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A Beginner's Scenario: I castle kingside prior to ever being in check. Then, my son positions his queen and on a subsequent turn, takes out the middle pawn of three (see diagram below), thus exposing my king, and declares "checkmate". Is this a legal move on his part? Or, may I take out his queen with my king?

our gameboard

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A player may LEGALLY move his queen anywhere on the board that the queen can reach on its move, unless that move exposes the player's own king to check (e.g. if the queen is "pinned" in front of the king by an opposing piece).

Legal moves ordinarily include moving the queen next to the opposing (your) king, which puts that king in check, given the possible movement of the queen on the FOLLOWING move. It also puts the other player's queen into potential jeopardy.

If your king is in check, you must try to move out of check. Often, that means moving the king, but in this case, it doesn't work, because the queen controls all the squares AROUND your king, meaning he'd still be in check if he moved.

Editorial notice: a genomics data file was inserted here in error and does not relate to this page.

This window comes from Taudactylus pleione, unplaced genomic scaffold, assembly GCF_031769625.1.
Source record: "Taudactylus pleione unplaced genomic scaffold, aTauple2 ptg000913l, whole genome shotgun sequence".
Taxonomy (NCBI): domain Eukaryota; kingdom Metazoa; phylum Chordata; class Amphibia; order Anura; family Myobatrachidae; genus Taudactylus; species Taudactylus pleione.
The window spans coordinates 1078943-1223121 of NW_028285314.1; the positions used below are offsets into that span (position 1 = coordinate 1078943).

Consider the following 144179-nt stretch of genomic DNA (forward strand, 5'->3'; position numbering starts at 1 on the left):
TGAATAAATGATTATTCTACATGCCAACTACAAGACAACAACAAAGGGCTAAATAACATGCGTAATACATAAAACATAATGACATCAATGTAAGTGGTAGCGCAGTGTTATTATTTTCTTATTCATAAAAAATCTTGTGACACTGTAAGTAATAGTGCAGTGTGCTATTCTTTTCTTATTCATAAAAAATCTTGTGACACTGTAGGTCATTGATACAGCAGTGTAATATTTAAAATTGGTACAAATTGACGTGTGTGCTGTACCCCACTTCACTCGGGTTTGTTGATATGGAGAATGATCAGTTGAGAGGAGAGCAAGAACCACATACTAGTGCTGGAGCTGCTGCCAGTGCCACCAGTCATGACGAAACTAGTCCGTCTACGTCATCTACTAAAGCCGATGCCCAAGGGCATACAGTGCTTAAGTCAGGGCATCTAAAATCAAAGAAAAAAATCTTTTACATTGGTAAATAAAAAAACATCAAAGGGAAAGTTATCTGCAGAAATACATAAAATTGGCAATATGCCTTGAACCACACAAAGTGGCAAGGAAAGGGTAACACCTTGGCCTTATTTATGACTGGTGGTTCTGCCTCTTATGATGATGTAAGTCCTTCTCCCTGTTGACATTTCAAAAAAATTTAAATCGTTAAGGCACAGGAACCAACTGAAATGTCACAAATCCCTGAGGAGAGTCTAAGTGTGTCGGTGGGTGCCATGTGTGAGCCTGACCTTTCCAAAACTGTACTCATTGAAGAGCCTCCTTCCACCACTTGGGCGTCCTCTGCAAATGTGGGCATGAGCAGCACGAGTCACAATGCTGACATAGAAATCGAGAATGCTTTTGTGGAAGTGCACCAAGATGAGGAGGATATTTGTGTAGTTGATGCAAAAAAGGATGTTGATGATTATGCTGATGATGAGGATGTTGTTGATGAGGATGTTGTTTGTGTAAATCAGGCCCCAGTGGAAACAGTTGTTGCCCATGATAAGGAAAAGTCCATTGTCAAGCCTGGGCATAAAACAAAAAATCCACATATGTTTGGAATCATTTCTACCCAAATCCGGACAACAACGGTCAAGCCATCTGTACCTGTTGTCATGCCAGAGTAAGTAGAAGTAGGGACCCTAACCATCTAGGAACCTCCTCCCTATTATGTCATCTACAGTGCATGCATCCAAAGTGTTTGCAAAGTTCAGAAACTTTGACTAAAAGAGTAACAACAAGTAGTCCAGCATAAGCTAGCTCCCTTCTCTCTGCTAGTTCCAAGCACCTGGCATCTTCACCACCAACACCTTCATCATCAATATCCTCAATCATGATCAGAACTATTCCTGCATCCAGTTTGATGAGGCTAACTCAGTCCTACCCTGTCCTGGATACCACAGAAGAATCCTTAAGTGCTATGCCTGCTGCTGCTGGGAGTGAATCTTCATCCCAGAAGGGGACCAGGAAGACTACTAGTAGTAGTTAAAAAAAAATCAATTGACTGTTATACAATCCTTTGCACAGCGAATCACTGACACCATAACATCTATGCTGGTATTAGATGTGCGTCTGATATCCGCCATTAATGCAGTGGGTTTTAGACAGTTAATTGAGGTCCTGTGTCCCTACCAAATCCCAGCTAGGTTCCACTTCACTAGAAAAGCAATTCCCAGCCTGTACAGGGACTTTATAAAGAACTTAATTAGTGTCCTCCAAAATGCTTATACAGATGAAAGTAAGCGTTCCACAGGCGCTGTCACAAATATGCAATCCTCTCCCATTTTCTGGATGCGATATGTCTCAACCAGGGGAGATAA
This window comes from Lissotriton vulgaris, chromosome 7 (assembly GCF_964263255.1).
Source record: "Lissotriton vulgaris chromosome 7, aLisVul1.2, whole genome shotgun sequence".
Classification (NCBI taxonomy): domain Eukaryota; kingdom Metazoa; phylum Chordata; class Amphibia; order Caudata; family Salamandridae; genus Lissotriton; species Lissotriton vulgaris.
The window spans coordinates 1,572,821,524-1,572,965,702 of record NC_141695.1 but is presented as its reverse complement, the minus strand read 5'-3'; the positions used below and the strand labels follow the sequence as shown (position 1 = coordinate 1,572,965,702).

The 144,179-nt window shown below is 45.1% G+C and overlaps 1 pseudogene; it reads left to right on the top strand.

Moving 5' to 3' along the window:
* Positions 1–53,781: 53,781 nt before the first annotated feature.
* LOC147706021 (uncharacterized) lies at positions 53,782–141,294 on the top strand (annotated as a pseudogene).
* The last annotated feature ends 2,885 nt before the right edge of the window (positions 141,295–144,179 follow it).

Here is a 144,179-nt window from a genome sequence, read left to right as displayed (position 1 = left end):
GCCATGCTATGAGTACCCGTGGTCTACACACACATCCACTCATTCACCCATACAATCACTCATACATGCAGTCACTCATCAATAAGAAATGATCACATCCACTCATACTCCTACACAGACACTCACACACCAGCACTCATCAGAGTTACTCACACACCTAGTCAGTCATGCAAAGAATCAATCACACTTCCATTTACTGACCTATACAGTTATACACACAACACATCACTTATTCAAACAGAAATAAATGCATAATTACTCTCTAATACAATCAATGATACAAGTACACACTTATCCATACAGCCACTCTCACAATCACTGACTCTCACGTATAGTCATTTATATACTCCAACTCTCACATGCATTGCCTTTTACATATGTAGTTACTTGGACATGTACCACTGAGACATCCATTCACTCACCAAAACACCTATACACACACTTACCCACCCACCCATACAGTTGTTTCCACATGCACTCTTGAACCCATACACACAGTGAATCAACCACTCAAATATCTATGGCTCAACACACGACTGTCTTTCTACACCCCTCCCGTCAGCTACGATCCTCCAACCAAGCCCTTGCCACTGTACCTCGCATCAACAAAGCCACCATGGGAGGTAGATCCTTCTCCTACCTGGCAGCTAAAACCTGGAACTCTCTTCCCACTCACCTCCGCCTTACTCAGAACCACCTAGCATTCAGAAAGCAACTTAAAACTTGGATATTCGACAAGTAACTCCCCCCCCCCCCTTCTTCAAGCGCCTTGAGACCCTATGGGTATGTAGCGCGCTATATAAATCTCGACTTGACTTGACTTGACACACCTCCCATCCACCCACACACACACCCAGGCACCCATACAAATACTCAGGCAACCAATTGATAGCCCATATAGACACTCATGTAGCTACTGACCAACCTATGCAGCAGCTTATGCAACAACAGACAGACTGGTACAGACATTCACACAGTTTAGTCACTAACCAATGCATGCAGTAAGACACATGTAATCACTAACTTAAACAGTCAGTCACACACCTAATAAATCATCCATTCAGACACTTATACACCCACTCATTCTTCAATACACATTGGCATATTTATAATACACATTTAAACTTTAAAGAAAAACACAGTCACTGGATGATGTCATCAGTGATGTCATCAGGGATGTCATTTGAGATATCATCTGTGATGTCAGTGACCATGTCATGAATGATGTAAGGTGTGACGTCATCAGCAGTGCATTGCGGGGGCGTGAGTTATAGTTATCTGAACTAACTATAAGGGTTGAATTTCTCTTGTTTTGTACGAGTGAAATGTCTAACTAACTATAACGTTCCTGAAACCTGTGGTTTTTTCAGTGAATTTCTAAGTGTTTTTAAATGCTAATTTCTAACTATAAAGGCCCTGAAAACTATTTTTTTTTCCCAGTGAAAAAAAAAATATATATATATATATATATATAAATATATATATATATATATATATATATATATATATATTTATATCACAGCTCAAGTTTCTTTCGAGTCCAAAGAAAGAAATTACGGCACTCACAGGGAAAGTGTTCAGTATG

Hence, your only possible recourse is to TRY to capture the opposing queen. If it's unguarded, you may be home "free."

But if the queen is GUARDED, meaning your nephew can take your king after he takes the queen, your king is in "checkmate" and you have lost the game. I infer from your nephew's declaration of "checkmate" that the queen is guarded. (It's possible that he's wrong, so I'd need to see the chessboard or a written record of the game.)

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"...meaning your nephew can take your king..." - I've never understood why chess doesn't last one move longer, with the aim being to capture the opponent's king. It would be much easier to explain that way. –  tttppp Jul 8 '11 at 14:48
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@tttppp:That's just the convention. The game ends when the king is "hopelessly" lost, not when he is taken. –  Tom Au Jul 8 '11 at 15:49
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Yes you can capture the Queen, unless capturing the Queen would put the King under check again. See: http://en.wikipedia.org/wiki/Rules_of_chess#Check

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It's definitely legal, and it's checkmate if the Queen is guarded, since the King won't be able to capture it then. If there is nothing protecting the Queen, then the King can just capture it.

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